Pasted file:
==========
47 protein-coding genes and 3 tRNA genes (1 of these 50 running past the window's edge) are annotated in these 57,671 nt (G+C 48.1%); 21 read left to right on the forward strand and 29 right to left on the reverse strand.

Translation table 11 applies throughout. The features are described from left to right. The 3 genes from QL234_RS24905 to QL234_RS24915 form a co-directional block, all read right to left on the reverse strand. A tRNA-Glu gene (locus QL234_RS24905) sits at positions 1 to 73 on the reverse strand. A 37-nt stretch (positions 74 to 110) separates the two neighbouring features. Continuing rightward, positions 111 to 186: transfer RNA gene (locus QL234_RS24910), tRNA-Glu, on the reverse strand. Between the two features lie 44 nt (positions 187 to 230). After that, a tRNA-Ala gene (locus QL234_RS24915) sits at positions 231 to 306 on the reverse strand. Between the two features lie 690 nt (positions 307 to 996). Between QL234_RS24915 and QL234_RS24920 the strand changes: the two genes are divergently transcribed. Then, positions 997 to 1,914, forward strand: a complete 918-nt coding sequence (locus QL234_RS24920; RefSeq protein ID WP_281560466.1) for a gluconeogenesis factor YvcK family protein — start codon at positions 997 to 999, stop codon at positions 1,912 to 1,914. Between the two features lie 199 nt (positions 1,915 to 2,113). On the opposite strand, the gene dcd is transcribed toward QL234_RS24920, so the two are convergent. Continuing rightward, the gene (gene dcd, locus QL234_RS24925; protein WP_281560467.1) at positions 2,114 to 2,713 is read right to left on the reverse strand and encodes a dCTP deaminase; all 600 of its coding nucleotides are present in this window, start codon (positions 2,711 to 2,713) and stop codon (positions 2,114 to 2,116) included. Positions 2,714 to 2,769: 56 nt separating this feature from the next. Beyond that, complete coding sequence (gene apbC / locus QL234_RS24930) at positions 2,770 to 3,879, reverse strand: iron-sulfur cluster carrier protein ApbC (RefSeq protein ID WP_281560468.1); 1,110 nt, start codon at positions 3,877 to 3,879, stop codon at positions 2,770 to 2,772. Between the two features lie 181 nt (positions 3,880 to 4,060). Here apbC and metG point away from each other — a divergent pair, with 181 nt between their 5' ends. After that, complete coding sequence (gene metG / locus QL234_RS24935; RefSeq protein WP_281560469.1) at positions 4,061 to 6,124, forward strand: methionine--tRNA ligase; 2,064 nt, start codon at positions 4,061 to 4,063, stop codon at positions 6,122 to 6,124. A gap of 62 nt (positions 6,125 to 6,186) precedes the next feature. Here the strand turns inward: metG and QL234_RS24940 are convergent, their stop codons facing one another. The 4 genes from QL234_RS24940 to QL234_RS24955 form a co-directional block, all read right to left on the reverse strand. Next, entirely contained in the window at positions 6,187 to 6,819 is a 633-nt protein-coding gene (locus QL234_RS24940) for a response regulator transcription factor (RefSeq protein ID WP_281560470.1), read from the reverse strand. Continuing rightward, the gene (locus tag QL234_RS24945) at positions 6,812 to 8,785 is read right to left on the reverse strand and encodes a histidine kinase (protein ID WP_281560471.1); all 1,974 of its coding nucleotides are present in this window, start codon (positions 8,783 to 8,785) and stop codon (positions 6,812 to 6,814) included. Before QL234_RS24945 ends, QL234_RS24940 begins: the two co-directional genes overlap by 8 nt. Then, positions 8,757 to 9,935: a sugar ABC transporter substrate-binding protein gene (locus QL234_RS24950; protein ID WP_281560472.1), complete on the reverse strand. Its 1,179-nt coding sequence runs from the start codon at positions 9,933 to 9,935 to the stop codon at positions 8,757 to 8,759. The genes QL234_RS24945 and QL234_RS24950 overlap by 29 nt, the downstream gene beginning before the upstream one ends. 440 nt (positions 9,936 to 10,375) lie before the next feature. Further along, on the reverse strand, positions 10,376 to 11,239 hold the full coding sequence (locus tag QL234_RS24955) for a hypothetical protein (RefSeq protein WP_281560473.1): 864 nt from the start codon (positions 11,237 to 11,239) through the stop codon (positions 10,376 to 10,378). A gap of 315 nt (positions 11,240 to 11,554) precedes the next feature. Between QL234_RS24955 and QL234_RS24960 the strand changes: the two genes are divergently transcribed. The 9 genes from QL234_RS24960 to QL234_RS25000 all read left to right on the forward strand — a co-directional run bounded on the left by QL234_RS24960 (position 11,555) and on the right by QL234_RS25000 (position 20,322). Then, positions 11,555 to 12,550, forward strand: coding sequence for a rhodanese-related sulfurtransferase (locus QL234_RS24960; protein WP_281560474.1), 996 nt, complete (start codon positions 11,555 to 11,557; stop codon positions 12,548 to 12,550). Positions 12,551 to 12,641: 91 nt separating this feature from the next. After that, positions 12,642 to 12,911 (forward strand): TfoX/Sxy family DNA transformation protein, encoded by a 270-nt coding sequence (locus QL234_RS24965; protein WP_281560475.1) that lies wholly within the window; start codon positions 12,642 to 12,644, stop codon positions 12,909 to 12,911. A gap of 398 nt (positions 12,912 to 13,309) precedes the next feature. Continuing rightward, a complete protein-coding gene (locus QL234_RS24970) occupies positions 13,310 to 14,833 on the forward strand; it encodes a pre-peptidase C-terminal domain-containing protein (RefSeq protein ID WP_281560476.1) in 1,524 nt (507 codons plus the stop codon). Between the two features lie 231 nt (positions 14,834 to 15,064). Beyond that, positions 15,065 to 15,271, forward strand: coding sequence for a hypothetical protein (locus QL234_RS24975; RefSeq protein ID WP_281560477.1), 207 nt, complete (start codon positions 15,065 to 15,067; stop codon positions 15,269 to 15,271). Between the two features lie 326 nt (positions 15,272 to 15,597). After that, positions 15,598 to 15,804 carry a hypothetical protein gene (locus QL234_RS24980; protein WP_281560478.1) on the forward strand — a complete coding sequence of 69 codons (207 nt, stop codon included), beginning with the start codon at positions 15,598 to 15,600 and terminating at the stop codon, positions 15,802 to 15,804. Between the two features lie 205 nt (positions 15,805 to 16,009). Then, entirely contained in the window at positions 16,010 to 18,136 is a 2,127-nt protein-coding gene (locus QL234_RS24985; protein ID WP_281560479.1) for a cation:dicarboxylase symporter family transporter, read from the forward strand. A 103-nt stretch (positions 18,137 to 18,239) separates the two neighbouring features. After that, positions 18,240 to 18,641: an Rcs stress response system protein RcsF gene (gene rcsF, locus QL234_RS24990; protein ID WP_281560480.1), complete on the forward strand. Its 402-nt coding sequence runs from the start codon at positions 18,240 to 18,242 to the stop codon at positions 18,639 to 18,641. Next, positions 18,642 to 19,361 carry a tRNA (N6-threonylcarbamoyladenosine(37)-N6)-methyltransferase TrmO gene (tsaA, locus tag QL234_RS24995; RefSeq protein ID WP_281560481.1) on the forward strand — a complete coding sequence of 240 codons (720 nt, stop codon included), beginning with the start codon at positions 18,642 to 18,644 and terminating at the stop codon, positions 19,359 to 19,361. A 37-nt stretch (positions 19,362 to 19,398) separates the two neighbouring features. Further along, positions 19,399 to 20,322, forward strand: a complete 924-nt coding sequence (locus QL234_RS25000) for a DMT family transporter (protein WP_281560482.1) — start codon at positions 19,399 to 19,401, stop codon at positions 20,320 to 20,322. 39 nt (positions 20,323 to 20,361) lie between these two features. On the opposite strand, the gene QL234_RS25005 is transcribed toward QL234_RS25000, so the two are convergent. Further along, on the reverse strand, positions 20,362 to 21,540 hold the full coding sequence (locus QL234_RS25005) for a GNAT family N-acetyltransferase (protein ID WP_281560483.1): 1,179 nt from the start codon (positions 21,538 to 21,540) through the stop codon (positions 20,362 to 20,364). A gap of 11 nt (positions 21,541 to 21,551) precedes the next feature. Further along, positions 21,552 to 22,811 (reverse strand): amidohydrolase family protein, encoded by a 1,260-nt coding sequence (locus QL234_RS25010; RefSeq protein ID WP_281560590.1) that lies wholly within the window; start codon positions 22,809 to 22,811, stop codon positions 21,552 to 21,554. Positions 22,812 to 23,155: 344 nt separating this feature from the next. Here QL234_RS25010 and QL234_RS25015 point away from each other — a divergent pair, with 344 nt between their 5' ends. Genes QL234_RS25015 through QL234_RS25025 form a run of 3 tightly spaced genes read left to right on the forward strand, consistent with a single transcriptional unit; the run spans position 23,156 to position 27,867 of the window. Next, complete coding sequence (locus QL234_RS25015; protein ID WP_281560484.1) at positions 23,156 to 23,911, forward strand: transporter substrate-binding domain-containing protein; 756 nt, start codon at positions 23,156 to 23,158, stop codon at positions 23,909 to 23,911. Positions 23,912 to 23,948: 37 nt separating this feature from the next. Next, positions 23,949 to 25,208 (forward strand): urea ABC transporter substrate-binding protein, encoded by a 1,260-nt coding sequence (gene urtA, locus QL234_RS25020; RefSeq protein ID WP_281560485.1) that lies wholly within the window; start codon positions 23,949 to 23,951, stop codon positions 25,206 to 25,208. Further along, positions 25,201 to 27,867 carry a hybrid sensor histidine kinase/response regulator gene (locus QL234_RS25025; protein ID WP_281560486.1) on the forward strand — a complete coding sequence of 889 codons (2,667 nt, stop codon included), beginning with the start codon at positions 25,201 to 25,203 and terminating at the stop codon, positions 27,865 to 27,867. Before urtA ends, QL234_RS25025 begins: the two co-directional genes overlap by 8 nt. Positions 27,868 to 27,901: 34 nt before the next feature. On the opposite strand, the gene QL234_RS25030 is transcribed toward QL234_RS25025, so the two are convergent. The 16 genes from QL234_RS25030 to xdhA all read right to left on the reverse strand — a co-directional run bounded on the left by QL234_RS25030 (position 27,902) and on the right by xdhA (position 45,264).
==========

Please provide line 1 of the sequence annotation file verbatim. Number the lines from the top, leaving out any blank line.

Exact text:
47 protein-coding genes and 3 tRNA genes (1 of these 50 running past the window's edge) are annotated in these 57,671 nt (G+C 48.1%); 21 read left to right on the forward strand and 29 right to left on the reverse strand.